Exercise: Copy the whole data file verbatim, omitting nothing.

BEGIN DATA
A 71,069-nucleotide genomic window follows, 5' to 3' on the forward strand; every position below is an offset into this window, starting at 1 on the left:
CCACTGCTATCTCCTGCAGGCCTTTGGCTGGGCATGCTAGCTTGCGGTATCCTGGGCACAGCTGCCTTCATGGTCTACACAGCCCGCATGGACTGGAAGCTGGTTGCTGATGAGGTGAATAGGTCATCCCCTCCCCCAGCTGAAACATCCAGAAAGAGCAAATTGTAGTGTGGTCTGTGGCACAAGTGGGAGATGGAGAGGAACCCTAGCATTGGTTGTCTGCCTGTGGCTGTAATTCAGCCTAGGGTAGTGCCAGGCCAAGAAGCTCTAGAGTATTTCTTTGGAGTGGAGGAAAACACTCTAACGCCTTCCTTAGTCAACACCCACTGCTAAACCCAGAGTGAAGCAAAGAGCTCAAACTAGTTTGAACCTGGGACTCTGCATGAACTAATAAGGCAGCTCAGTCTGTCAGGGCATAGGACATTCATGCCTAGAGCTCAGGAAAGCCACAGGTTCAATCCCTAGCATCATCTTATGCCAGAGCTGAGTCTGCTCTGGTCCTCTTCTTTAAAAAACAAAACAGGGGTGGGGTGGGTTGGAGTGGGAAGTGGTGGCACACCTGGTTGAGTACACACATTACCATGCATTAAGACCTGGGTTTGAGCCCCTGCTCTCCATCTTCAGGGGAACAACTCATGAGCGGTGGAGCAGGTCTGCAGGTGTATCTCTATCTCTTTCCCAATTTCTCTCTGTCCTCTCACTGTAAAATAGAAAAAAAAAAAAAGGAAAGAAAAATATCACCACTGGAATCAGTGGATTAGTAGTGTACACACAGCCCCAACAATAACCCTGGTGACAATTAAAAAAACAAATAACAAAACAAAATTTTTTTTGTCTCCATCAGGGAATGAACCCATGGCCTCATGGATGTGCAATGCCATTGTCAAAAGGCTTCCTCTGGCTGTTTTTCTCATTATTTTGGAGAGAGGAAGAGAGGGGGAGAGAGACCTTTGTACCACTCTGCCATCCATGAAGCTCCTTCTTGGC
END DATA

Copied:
A 71,069-nucleotide genomic window follows, 5' to 3' on the forward strand; every position below is an offset into this window, starting at 1 on the left:
CCACTGCTATCTCCTGCAGGCCTTTGGCTGGGCATGCTAGCTTGCGGTATCCTGGGCACAGCTGCCTTCATGGTCTACACAGCCCGCATGGACTGGAAGCTGGTTGCTGATGAGGTGAATAGGTCATCCCCTCCCCCAGCTGAAACATCCAGAAAGAGCAAATTGTAGTGTGGTCTGTGGCACAAGTGGGAGATGGAGAGGAACCCTAGCATTGGTTGTCTGCCTGTGGCTGTAATTCAGCCTAGGGTAGTGCCAGGCCAAGAAGCTCTAGAGTATTTCTTTGGAGTGGAGGAAAACACTCTAACGCCTTCCTTAGTCAACACCCACTGCTAAACCCAGAGTGAAGCAAAGAGCTCAAACTAGTTTGAACCTGGGACTCTGCATGAACTAATAAGGCAGCTCAGTCTGTCAGGGCATAGGACATTCATGCCTAGAGCTCAGGAAAGCCACAGGTTCAATCCCTAGCATCATCTTATGCCAGAGCTGAGTCTGCTCTGGTCCTCTTCTTTAAAAAACAAAACAGGGGTGGGGTGGGTTGGAGTGGGAAGTGGTGGCACACCTGGTTGAGTACACACATTACCATGCATTAAGACCTGGGTTTGAGCCCCTGCTCTCCATCTTCAGGGGAACAACTCATGAGCGGTGGAGCAGGTCTGCAGGTGTATCTCTATCTCTTTCCCAATTTCTCTCTGTCCTCTCACTGTAAAATAGAAAAAAAAAAAAAGGAAAGAAAAATATCACCACTGGAATCAGTGGATTAGTAGTGTACACACAGCCCCAACAATAACCCTGGTGACAATTAAAAAAACAAATAACAAAACAAAATTTTTTTTGTCTCCATCAGGGAATGAACCCATGGCCTCATGGATGTGCAATGCCATTGTCAAAAGGCTTCCTCTGGCTGTTTTTCTCATTATTTTGGAGAGAGGAAGAGAGGGGGAGAGAGACCTTTGTACCACTCTGCCATCCATGAAGCTCCTTCTTGGC